The COVID-19 pandemic has upended that strategy and ushered in a new era of financial challenges and shelter-in-place orders, which forced churches to close their doors. A new report from the Planning and Development Services Department notes that because of limited resources and the challenges of responding to the pandemic, no congregations have been able to launch safe-parking programs.
Rob Schulze, pastor at the Peninsula Bible Church, said that while his congregation was planning to move ahead with a safe-parking program, the pandemic forced it to shift its priorities. This includes completing construction of the church's commercial kitchen, which allows it to increase its charitable feeding program. New shelter-in-place rules, which require most people to work from home, added another challenge, given the location-specific nature of parking programs.
"With COVID-19, we've redirected all of our energies to food, delivery and care for the community in other ways," Schulze said. "Safe parking has been on the back burner until we can be on campus on a more regular seven-days-a-week basis."
Despite the setback, the church still plans to move ahead with safe parking, he said. A church committee is exploring the issue, he said, with the hope of getting a permit for such a program in the coming months.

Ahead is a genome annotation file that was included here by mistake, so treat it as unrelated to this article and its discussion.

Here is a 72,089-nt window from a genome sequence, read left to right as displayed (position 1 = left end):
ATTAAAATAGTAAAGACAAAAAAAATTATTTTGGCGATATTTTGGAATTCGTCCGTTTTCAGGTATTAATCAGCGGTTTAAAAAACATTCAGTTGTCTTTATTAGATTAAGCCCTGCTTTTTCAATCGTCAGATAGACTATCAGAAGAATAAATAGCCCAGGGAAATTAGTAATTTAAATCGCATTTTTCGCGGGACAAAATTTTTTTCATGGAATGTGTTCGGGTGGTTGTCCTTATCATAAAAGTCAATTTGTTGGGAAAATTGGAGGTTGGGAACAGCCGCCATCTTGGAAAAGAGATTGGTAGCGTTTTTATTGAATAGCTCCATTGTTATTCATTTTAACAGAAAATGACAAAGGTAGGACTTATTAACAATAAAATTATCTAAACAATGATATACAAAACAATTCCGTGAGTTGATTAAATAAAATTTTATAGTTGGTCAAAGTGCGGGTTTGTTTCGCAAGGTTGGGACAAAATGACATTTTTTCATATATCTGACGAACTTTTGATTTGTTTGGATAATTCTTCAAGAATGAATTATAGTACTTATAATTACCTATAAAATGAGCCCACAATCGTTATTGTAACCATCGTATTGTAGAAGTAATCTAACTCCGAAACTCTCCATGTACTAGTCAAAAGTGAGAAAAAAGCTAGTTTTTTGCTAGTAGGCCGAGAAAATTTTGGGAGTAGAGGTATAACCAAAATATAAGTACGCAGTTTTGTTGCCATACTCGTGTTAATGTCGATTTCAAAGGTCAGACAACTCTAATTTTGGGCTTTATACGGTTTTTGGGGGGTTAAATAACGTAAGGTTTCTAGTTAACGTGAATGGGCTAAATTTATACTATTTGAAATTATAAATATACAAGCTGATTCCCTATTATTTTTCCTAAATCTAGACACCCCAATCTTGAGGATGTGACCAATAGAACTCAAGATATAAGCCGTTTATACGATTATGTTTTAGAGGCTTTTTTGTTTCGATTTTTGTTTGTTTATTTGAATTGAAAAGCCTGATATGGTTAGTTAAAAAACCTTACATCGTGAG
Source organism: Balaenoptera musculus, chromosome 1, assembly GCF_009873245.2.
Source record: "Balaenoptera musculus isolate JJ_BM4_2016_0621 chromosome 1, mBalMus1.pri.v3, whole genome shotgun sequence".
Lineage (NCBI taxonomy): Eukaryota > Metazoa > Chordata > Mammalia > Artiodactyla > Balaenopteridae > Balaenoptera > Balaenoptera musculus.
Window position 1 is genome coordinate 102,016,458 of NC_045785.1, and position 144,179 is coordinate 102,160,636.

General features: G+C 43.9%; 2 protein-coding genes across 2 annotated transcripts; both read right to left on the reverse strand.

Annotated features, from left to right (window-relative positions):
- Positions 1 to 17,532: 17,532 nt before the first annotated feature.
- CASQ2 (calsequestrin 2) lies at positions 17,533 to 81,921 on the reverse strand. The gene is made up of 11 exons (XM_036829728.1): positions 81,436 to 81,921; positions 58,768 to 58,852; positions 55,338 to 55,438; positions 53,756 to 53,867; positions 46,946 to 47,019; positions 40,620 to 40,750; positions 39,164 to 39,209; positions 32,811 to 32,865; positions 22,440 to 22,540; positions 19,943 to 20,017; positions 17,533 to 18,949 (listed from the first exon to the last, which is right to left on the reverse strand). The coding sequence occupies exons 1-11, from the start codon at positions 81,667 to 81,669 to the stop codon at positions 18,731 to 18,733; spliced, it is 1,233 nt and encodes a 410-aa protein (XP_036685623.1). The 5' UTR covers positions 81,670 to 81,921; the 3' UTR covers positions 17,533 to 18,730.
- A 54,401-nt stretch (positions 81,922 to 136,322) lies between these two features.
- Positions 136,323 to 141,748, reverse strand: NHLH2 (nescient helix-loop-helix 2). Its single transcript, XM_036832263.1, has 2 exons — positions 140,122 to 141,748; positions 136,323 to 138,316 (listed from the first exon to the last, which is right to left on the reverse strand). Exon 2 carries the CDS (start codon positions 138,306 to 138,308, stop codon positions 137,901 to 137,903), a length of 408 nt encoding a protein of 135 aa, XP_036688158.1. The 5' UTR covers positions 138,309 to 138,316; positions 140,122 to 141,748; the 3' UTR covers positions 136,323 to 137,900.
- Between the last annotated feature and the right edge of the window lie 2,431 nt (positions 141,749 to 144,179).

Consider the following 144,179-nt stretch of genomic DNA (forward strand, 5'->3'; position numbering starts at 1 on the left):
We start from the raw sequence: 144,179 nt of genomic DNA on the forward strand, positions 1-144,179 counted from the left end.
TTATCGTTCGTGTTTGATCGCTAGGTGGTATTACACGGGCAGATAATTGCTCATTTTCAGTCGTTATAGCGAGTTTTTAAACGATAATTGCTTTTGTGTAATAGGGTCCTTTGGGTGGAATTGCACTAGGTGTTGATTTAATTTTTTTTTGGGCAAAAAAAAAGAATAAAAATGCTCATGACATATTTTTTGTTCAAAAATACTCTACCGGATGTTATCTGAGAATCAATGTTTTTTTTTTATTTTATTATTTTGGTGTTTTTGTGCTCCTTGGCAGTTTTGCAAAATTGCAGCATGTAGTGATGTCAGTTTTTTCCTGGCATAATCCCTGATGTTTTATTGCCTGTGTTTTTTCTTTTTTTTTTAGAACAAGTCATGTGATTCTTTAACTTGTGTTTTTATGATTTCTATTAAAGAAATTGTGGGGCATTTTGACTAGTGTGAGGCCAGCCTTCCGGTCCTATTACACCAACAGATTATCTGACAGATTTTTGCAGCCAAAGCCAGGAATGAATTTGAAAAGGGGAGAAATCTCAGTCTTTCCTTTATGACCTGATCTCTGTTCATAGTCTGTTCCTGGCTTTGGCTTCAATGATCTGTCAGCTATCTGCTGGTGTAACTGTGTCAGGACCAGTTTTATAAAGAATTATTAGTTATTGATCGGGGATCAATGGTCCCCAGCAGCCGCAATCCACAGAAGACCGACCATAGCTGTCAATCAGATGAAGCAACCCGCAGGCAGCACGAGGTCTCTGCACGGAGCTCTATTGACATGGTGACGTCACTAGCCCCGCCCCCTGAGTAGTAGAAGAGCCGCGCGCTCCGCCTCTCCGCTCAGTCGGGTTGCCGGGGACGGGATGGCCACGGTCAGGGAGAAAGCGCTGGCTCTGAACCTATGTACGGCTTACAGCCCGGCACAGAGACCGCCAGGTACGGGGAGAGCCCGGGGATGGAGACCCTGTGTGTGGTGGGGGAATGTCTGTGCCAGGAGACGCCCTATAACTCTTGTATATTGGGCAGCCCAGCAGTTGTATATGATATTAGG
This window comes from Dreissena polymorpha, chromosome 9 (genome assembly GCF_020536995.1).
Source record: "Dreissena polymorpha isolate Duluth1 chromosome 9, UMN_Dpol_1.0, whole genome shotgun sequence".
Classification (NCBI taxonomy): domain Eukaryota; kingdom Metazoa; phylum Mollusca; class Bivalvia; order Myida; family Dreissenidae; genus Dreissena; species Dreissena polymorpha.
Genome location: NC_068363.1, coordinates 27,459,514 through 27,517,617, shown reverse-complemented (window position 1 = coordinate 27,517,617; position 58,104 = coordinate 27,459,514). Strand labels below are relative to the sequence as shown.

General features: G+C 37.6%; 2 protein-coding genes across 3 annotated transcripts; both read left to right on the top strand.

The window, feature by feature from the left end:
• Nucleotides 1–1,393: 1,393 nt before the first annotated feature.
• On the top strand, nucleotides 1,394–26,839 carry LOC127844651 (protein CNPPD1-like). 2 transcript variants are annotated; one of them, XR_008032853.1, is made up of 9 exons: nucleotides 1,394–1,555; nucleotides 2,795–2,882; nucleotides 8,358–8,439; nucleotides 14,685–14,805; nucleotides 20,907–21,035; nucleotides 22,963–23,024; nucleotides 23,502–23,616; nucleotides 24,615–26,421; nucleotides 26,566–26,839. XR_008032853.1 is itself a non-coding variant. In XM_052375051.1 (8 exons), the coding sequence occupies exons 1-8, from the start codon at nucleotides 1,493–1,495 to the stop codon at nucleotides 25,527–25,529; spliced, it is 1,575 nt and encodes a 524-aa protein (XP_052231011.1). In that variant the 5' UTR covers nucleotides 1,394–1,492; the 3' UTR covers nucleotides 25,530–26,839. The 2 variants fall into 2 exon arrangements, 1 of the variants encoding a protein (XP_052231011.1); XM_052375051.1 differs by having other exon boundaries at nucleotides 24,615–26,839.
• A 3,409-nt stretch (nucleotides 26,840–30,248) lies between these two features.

"As far as safe parking, we recognize that our unhoused vehicle residents have increased in numbers in our broader area, which is partly why we want to formalize an agreement with the city," Schulze said.
But while the prospect of congregation-led programs has temporarily dimmed in Palo Alto, the city has found a willing partner at the county level. Santa Clara County Supervisor Joe Simitian, who has been a champion of safe-parking programs, has led the county effort to support the programs by allocating $750,000 for such programs in January and by looking for opportunities to lease land to operate the programs.
In April, Simitian announced the county's agreement with Live Nation Entertainment to allow the use of a Shoreline lot year-round for safe parking. The former VTA lot, which is now owned by Alta Housing, would also provide 24/7 parking for vehicle dwellers. He noted that unhoused residents are "among the most vulnerable to infection during the COVID-19 crisis."
"While not a long-term solution, safe parking allows residents to have stability in where they sleep each night while they seek permanent housing," said Simitian, whose office worked with city and business leaders in Mountain View and Palo Alto to identify potential sites. "This stability is critically important, now more than ever," Simitian said in a statement at the time.
If approved by the council, Palo Alto's first safe-parking program would be similar to ones in Mountain View, with lot monitors who make sure all the sites are safe, that all parking rules are being followed and that none of the vehicles are leaking gas, Stime said. The Geng Road site will accommodate up to 12 vehicles. Unlike the church program, which was limited to overnight parking, the Geng Road site will provide 24/7 parking.